Relatively Speaking: We chat to sisters Eimear and Erin
We ask personalities about the special family relationships in their lives
Published 13/08/2014 | 10:00
Craigavon-born flautist Eimear McGeown is once again bringing her musical magic to the Clandeboye Festival, which takes place at the Clandeboye Estate near Bangor next week. Last year the traditional and classically-trained musician performed at the festival with her older sister Erin, a traditional fiddle player, who lives in Port Laoise.
Name: Eimear McGeown
Relationship to Erin: Sister
Our granddad on my mum's side was an Irish fiddle player and my dad's dad played the piano accordion so there was music in our family. Although our parents didn't play they were very musical and they encouraged and supported me and Erin and our brother from a young age.
Erin is classically trained on the violin but has a passion for Irish music and is well known as a traditional fiddle player. She is a primary school teacher but spends the summer performing quite a bit with different groups and keeps herself busy. She is a passionate teacher and I really admire her.
We shared the same bedroom growing up and have always been close and although I've lived in London for 12 years I think we have got closer.
Our brother Daire (28) also plays the Irish banjo but he is the high-flier in the family, as he is an assistant director with City Group in London.
My sister and I played a lot of Irish music sessions together growing up and in our mid-teens; mum and dad trusted us to go to Co Clare every year to the Willie Clancy Festival where we played Irish music sessions all week. All three of us would enter the different competitions and the fleadhs together as a trio.
Clandeboye has played such a big part in kickstarting my career. Just after I finished music college, festival founder Barry Douglas invited me to perform at Clandeboye in 2006 and from there, with Barry's support, it has given me a lot of confidence and self-belief and opened a lot of new doors for me.
In the last two years in particular, things have got really busy for me and I think Clandeboye has played a large part in helping open up better opportunities for me. It was lovely to have Erin join us for a few sessions at the festival last year too. I would love to have performed with her again this year but unfortunately she wasn't able to do it."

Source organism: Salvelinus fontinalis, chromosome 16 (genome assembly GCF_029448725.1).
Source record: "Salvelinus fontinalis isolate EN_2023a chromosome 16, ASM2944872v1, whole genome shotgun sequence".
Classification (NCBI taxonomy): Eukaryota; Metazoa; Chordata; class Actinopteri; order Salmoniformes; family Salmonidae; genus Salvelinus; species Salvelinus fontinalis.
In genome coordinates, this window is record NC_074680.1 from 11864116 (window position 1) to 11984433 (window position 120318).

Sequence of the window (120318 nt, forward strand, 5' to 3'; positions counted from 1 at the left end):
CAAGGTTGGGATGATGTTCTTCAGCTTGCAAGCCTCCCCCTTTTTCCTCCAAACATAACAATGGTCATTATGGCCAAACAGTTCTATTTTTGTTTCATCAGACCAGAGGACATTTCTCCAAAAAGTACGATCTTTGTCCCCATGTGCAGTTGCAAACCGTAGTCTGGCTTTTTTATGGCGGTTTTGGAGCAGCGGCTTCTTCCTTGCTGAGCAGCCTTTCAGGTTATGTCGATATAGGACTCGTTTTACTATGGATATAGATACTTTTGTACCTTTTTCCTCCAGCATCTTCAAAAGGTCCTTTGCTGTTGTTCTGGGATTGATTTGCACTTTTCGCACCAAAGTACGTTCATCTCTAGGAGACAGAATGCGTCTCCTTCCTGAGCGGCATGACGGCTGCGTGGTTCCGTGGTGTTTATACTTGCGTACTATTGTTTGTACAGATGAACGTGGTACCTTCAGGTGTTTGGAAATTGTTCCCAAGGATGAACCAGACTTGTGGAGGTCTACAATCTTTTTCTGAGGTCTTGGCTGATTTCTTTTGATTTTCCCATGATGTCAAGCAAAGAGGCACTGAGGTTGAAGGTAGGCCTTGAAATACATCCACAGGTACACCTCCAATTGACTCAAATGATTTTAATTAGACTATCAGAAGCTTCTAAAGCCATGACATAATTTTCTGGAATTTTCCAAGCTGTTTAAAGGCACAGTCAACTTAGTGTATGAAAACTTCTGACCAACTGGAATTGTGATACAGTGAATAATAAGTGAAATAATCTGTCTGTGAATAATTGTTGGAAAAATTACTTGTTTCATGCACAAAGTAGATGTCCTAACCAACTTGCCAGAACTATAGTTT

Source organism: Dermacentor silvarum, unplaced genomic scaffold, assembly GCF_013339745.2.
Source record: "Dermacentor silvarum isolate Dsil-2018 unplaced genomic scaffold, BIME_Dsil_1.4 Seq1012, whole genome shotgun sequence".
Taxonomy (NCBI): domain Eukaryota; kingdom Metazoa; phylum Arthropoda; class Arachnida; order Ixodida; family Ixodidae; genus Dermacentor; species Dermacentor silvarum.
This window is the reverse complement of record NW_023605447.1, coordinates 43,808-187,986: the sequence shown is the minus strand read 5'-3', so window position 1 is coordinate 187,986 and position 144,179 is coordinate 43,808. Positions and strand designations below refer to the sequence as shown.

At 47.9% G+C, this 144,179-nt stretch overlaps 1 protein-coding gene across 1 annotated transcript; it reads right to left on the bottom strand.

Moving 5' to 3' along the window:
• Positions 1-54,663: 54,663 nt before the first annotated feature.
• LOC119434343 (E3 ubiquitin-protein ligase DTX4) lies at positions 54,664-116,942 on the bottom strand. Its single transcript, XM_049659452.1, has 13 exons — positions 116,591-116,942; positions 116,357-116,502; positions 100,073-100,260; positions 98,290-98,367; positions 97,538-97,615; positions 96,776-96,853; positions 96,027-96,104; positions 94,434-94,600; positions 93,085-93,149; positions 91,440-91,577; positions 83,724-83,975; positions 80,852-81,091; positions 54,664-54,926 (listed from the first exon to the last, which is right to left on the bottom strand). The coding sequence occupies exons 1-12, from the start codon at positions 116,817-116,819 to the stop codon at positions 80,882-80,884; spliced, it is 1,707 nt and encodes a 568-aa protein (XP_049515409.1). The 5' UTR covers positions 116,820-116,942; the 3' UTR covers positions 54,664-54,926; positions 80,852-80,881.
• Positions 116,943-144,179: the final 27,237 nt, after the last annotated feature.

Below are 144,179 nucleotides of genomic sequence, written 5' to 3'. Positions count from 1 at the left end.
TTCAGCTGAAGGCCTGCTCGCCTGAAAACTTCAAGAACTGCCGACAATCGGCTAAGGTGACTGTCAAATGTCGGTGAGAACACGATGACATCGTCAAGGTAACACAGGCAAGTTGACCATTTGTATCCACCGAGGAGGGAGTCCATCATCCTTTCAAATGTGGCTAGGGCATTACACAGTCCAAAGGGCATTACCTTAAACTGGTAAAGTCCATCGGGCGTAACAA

Name: Erin McGeown
Occupation: Primary school teacher and musician
Relationship to Eimear: Sister
I always wanted to be a school teacher and I have been teaching music since the age of 14, mostly classical students at our home.
I teach in my local primary school and also teach fiddle and banjo in the local comhaltas, which promotes traditional Irish music around the world. My parents set up the first comhaltas branch in Craigavon and I taught there too.
Eimear and I competed in the fleadhs together every summer at provincial, county and All-Ireland level. We would also practice together and we had to 'book' our own room in the house. She used to always go for the kitchen because there was best sound there. When you are teenagers sharing the same room you will always have something to argue about but as we have got more mature I think we've got closer.
It was great to play with Eimear at Clandeboye last year, it's a lovely festival.
She composed a piece she called The Mushroom Tree, taking inspiration from a tree at the venue. When she told the owner of the estate about it he said that he had planned to cut the tree down but it's been saved after being the inspiration for that piece of music.
Last year when she was performing in the church, the lights went out and everyone went quiet. I had my son Darragh with me and he was only four months old. I think because it was so dark and quiet it unsettled him and he started to cry and my mum had to take him out to the car park!
I get over to London to see Eimear when I can and we have played together in sessions there.
She is so passionate about music and it's brilliant she is enjoying such success. It's great too that she is not pigeon-holed and can stand up on stage in a classical gown and then play somewhere like Glastonbury.
Eimear is so disciplined and I don't know if I would be able to be my own boss like she is, but it's great what she is achieving!"
Festival a class act ...
- Now in its 12th year, the Clandeboye Festival of Music runs from August 18-23 with an exciting programme of chamber music, opera and special events, including a fashion show and an art exhibition
- Among the line-up of performers are festival founder Barry Douglas, cellist Andres Diaz, violist Paul Neubauer, violinist Elina Vahala and horn-player Richard Watkins
- Eimear will be appearing at the Clandeboye Festival on Tuesday, August 19 in a lunchtime recital and later the same evening playing for the Fashion Show and in Five Fables Live on Saturday, August 23
- She also features on Barry Douglas's new album of arrangements of Irish tunes called Celtic Reflections, which is out next month